This breadth of ambition and vision was a hallmark of the Keller Quartet’s work, with its bracing juxtapositions of Bach and Kurtág, Ligeti and Barber, Beethoven and Knaifel, all captured for posterity by the ECM label. Just as Kurtág and Ligeti would demand every last ounce of imagination and energy from Keller and his colleagues in rehearsal, so Keller has learnt how to draw out the best from the players of Concerto Budapest. “When a quartet is rehearsing,” he reflects, “this is the most beautiful, the most intimate and the most difficult work which I can imagine. In an orchestra, it’s different. Musicians must sometimes behave like soldiers, sometimes like individuals, and sometimes in groups working together. They must find a goal, and our goal is to listen.”
Before our conversation, Keller has been rehearsing Beethoven’s Seventh Symphony. He describes getting 60 players to approach the second-movement Allegretto as though making only the smallest sound inside their own mouths. “It’s a miracle. And, by the way, I feel that making this miracle happen is more important now than ever. I deeply believe that music can save the world. This is not so much – or not only – about politics, but about the frustration of being human. And music can show people where to go, which direction to take. Even when an audience knows nothing behind the music, so to say, they can distinguish very clearly between performers who have something to say, and those who are just placing the notes. This is what I learned from Kurtág, from Ferenc Rados, from Sándor Vegh, who were on an endless search for the truth of the music. This was my education, and this is what I try to pass on.”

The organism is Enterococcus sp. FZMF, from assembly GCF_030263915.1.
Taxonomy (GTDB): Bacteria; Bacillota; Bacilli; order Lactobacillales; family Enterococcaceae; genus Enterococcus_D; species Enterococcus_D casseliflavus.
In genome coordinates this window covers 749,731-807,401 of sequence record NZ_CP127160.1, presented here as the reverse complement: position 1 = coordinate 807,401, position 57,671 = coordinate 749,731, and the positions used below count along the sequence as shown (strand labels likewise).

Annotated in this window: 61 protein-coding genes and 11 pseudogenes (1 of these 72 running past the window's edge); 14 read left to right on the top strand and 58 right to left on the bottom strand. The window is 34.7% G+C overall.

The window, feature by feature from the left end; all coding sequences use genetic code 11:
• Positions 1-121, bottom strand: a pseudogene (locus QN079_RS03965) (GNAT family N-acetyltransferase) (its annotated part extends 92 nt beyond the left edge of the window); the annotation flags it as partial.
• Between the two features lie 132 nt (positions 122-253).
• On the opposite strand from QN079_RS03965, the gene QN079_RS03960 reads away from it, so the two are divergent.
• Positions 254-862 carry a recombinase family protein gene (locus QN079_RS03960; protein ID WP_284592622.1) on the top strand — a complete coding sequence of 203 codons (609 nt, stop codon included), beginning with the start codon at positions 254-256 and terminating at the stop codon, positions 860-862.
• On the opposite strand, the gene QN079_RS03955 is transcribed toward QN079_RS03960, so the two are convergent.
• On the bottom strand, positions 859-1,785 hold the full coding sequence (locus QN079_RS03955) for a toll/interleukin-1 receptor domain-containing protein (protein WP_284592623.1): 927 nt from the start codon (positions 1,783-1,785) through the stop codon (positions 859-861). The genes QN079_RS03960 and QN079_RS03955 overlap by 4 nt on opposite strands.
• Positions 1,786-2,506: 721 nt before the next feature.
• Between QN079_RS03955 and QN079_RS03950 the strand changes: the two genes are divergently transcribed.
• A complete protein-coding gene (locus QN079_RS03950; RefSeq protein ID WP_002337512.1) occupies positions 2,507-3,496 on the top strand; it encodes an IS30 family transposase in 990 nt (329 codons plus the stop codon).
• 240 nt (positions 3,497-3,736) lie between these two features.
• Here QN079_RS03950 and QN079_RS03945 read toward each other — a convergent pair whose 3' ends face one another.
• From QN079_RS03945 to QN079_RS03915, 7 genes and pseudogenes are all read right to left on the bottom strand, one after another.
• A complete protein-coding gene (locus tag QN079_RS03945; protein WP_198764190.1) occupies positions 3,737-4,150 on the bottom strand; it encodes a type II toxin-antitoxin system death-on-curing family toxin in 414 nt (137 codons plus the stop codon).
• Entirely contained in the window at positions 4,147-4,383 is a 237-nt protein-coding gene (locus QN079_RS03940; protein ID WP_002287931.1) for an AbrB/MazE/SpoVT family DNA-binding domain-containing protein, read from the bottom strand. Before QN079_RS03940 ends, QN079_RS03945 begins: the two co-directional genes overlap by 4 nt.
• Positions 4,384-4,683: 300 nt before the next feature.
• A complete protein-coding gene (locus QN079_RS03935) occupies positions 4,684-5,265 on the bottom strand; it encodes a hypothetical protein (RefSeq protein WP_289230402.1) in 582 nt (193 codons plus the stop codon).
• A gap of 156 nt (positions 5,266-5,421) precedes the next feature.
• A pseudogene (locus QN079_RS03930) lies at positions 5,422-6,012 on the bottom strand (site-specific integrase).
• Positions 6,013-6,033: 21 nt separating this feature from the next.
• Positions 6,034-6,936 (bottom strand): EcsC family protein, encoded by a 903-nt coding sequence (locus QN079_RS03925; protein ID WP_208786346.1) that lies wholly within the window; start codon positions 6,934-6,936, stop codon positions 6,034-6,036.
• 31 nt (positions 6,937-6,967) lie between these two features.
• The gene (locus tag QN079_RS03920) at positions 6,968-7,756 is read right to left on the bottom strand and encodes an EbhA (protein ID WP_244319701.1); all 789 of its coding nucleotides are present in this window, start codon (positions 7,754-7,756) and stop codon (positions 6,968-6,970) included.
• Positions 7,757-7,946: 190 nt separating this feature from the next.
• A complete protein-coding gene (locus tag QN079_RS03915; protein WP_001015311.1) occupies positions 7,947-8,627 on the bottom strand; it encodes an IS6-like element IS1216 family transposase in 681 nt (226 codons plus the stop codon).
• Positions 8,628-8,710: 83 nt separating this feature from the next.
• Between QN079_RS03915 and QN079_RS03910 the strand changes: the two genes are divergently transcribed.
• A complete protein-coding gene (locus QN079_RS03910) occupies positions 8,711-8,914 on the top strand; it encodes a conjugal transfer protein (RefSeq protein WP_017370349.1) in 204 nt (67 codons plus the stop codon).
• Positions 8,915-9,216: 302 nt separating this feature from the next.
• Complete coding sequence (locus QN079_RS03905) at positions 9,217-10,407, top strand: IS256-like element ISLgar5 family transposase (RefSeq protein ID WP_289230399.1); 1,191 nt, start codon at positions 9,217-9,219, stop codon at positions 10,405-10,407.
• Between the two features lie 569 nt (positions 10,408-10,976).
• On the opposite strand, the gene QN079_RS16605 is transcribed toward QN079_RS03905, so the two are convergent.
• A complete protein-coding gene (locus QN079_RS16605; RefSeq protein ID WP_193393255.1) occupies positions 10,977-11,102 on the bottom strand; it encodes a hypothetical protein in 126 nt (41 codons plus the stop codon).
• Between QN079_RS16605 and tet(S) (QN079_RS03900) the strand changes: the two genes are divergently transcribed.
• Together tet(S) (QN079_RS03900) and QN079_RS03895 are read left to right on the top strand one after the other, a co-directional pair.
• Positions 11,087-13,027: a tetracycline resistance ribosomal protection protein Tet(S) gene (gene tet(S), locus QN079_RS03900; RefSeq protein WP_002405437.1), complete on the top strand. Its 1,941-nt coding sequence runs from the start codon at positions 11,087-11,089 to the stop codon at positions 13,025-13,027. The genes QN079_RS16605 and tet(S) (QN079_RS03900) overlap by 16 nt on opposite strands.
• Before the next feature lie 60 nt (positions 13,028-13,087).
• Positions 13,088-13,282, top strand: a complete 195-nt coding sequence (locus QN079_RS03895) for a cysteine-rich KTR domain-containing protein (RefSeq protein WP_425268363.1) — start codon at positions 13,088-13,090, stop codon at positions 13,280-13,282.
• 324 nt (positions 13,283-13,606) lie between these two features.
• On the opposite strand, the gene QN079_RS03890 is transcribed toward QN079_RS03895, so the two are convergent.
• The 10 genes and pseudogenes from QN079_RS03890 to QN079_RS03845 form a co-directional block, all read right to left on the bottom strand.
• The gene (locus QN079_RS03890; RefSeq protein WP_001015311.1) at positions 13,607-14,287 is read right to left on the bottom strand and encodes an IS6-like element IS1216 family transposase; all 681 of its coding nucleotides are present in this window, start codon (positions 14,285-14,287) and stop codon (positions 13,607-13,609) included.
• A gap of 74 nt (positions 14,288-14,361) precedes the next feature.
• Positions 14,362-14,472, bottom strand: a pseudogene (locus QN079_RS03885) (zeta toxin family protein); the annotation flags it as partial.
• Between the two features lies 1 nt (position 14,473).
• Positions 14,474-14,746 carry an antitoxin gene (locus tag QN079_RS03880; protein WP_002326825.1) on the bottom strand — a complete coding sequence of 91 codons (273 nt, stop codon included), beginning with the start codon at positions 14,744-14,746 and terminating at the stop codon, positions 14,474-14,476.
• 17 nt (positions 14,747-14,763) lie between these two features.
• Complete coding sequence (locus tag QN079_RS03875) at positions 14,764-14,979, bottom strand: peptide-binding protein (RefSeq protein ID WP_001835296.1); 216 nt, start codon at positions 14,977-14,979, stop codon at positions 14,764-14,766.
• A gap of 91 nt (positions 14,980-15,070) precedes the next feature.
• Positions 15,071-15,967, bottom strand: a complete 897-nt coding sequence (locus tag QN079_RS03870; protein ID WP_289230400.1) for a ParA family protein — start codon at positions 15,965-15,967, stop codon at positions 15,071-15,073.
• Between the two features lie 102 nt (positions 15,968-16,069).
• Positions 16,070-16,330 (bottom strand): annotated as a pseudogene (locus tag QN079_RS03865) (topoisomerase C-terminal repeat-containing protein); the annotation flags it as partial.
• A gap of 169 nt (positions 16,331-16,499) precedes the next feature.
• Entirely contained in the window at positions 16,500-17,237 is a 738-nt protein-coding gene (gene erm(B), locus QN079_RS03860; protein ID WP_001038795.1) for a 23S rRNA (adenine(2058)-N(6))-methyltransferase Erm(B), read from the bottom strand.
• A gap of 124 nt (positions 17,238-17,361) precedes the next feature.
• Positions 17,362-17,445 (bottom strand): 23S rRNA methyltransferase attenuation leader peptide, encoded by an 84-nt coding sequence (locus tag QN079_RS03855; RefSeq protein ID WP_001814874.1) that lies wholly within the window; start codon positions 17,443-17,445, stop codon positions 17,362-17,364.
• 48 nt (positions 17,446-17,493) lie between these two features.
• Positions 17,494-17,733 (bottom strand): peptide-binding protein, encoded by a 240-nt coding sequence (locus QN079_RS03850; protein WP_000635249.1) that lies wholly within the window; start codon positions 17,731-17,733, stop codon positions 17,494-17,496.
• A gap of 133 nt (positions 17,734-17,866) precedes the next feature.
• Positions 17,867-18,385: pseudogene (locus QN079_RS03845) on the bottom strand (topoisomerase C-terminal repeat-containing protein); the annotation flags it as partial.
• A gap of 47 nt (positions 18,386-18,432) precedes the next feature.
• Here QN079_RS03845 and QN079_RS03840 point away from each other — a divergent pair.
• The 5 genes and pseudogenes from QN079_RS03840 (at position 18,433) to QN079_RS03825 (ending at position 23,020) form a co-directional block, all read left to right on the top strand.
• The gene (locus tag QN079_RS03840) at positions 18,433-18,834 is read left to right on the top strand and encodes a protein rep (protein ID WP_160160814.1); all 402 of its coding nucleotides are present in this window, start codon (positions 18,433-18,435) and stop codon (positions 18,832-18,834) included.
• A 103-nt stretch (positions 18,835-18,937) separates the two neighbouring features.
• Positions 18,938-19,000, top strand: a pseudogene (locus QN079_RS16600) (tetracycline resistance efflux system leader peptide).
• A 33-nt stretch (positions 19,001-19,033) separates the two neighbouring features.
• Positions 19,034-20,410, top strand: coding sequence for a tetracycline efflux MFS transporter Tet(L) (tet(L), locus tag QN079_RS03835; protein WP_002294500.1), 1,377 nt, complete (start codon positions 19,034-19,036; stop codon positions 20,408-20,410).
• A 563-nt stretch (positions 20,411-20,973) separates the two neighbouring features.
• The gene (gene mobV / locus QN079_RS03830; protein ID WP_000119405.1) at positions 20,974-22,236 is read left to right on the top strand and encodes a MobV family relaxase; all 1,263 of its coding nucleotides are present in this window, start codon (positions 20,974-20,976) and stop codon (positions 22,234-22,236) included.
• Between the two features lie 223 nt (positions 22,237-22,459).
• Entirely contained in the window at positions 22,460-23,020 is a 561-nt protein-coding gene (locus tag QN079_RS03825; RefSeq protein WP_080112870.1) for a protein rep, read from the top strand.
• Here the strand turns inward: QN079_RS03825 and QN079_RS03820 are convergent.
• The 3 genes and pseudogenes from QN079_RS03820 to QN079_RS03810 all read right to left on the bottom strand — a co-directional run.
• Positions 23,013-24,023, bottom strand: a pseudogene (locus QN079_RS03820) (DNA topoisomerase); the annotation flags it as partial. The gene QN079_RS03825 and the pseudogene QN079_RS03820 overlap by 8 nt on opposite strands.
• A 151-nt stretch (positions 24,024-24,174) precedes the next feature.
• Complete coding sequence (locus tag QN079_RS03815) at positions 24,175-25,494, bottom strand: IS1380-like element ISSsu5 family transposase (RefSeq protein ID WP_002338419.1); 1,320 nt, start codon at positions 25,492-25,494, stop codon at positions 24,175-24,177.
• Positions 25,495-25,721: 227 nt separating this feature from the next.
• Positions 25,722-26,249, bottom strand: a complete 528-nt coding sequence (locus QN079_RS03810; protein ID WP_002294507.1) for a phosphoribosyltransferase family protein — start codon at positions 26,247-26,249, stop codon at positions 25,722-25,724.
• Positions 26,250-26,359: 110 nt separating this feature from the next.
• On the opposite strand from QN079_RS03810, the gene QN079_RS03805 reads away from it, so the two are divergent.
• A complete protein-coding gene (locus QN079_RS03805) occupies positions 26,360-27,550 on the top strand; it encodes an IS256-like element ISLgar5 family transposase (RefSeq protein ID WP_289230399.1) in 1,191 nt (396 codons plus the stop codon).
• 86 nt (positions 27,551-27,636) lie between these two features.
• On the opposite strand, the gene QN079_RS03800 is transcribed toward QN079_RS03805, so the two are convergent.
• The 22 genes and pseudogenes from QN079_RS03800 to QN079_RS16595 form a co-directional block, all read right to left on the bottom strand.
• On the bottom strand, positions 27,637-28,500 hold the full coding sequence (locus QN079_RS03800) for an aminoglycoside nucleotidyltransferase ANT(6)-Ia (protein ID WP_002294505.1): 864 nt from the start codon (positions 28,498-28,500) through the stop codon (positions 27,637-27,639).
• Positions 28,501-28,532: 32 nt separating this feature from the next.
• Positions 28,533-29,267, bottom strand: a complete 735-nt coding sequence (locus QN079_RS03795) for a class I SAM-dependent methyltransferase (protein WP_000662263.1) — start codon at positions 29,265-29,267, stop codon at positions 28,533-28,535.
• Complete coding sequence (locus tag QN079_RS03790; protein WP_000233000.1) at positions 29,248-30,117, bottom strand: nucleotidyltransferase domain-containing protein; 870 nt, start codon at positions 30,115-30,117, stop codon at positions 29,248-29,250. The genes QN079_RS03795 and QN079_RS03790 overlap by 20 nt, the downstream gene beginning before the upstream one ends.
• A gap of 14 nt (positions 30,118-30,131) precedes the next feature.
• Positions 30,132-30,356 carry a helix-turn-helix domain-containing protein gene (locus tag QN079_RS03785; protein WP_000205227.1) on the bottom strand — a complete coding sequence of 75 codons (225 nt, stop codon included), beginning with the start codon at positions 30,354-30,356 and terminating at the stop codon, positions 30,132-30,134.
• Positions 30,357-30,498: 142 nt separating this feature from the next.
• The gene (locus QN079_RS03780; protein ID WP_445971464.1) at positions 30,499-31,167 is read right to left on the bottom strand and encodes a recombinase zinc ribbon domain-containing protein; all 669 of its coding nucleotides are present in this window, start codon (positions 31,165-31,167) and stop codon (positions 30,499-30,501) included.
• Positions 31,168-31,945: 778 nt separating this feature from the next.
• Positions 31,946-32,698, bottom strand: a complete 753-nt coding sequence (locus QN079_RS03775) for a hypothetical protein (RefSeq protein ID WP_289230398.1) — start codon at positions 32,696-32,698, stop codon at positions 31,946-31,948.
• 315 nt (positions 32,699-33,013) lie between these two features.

Concerto Budapest stated its credentials to UK audiences with a week-long tour in 2022, gathering acclaim en route for their performances of Mozart with Angela Hewitt, Beethoven’s Fifth and an electric account of Bartók’s Concerto for Orchestra. The German audiophile label Tacet has captured the Concerto in studio conditions but with a thrilling sense of immediacy, and other readers beyond Hungary and the UK may explore Concerto Budapest’s rebirth for themselves in the award-winning film of the orchestra in concert, Carpathian Rhapsody, directed by Imre Szabó Stein. It seems appropriate that the centrepiece of the orchestra’s 2023 tour should be the Eroica. Hungarian-flavoured Beethoven has a particular strength and independence of mind, demonstrated afresh by the new symphony cycle on Deutsche Grammophon conducted by Keller’s friend (and fellow ex-quartet leader) Gabor Takács-Nagy.
When preparing to conduct the Beethoven symphonies for himself, Keller addressed himself seriously to the composer’s metronome marks when learning the scores. Then he remembered a conversation with Ligeti. “I asked him, ‘Why did you write such incredible unplayable tempi in your scores?’. And he answered, ‘Because I wanted to push you to sacrifice everything you can for my music. When you do this, then you can decide which tempo sounds the best.’ And this is beautiful advice. We have to be able to play every tempo – but a metronomic tempo is inhuman. I am a great lover of the metronome, but in a way which helps me control what we’re doing.”